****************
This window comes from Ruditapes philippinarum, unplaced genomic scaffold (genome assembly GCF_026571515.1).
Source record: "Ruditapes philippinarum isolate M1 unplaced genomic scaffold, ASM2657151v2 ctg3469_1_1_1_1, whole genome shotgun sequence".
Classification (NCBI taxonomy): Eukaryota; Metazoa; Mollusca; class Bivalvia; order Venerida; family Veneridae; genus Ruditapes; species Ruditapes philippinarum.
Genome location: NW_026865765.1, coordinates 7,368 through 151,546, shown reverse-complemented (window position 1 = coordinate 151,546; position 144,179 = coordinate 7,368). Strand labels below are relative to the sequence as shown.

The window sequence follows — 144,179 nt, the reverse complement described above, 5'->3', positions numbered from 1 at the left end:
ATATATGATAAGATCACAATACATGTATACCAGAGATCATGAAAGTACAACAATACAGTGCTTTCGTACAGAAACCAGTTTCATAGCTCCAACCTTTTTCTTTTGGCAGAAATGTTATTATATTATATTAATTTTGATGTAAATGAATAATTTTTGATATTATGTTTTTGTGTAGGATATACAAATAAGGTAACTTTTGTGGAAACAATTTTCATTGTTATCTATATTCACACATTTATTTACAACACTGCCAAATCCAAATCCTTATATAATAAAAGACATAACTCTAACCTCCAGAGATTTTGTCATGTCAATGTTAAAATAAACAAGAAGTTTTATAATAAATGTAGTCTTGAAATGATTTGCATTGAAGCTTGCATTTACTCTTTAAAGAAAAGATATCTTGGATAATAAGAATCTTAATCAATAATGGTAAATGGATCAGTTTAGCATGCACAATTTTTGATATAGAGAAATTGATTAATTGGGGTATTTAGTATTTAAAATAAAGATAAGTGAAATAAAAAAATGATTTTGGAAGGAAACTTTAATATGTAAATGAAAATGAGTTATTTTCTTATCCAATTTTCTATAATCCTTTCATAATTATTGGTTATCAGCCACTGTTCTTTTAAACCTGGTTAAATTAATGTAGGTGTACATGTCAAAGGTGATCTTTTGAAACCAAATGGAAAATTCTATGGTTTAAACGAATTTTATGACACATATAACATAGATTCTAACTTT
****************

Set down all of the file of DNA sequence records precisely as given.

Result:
This window comes from Ruditapes philippinarum, unplaced genomic scaffold (genome assembly GCF_026571515.1).
Source record: "Ruditapes philippinarum isolate M1 unplaced genomic scaffold, ASM2657151v2 ctg3469_1_1_1_1, whole genome shotgun sequence".
Classification (NCBI taxonomy): Eukaryota; Metazoa; Mollusca; class Bivalvia; order Venerida; family Veneridae; genus Ruditapes; species Ruditapes philippinarum.
Genome location: NW_026865765.1, coordinates 7,368 through 151,546, shown reverse-complemented (window position 1 = coordinate 151,546; position 144,179 = coordinate 7,368). Strand labels below are relative to the sequence as shown.

The window sequence follows — 144,179 nt, the reverse complement described above, 5'->3', positions numbered from 1 at the left end:
ATATATGATAAGATCACAATACATGTATACCAGAGATCATGAAAGTACAACAATACAGTGCTTTCGTACAGAAACCAGTTTCATAGCTCCAACCTTTTTCTTTTGGCAGAAATGTTATTATATTATATTAATTTTGATGTAAATGAATAATTTTTGATATTATGTTTTTGTGTAGGATATACAAATAAGGTAACTTTTGTGGAAACAATTTTCATTGTTATCTATATTCACACATTTATTTACAACACTGCCAAATCCAAATCCTTATATAATAAAAGACATAACTCTAACCTCCAGAGATTTTGTCATGTCAATGTTAAAATAAACAAGAAGTTTTATAATAAATGTAGTCTTGAAATGATTTGCATTGAAGCTTGCATTTACTCTTTAAAGAAAAGATATCTTGGATAATAAGAATCTTAATCAATAATGGTAAATGGATCAGTTTAGCATGCACAATTTTTGATATAGAGAAATTGATTAATTGGGGTATTTAGTATTTAAAATAAAGATAAGTGAAATAAAAAAATGATTTTGGAAGGAAACTTTAATATGTAAATGAAAATGAGTTATTTTCTTATCCAATTTTCTATAATCCTTTCATAATTATTGGTTATCAGCCACTGTTCTTTTAAACCTGGTTAAATTAATGTAGGTGTACATGTCAAAGGTGATCTTTTGAAACCAAATGGAAAATTCTATGGTTTAAACGAATTTTATGACACATATAACATAGATTCTAACTTT